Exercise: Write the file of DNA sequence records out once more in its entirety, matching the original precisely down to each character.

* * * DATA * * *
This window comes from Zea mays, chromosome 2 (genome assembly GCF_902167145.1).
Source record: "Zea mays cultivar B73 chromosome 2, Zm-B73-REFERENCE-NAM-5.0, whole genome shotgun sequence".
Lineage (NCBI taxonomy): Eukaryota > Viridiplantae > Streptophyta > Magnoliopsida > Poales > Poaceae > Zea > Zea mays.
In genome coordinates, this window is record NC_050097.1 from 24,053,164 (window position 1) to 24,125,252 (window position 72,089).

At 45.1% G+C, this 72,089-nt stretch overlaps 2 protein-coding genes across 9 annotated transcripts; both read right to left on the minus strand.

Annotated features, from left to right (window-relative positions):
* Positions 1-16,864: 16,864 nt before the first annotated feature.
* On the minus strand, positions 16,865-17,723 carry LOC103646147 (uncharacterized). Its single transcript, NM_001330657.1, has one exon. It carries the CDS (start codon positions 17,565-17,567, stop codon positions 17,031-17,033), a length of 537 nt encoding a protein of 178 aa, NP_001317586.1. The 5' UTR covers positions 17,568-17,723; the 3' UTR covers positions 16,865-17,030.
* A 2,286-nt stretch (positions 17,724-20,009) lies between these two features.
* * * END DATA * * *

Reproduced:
This window comes from Zea mays, chromosome 2 (genome assembly GCF_902167145.1).
Source record: "Zea mays cultivar B73 chromosome 2, Zm-B73-REFERENCE-NAM-5.0, whole genome shotgun sequence".
Lineage (NCBI taxonomy): Eukaryota > Viridiplantae > Streptophyta > Magnoliopsida > Poales > Poaceae > Zea > Zea mays.
In genome coordinates, this window is record NC_050097.1 from 24,053,164 (window position 1) to 24,125,252 (window position 72,089).

At 45.1% G+C, this 72,089-nt stretch overlaps 2 protein-coding genes across 9 annotated transcripts; both read right to left on the minus strand.

Annotated features, from left to right (window-relative positions):
* Positions 1-16,864: 16,864 nt before the first annotated feature.
* On the minus strand, positions 16,865-17,723 carry LOC103646147 (uncharacterized). Its single transcript, NM_001330657.1, has one exon. It carries the CDS (start codon positions 17,565-17,567, stop codon positions 17,031-17,033), a length of 537 nt encoding a protein of 178 aa, NP_001317586.1. The 5' UTR covers positions 17,568-17,723; the 3' UTR covers positions 16,865-17,030.
* A 2,286-nt stretch (positions 17,724-20,009) lies between these two features.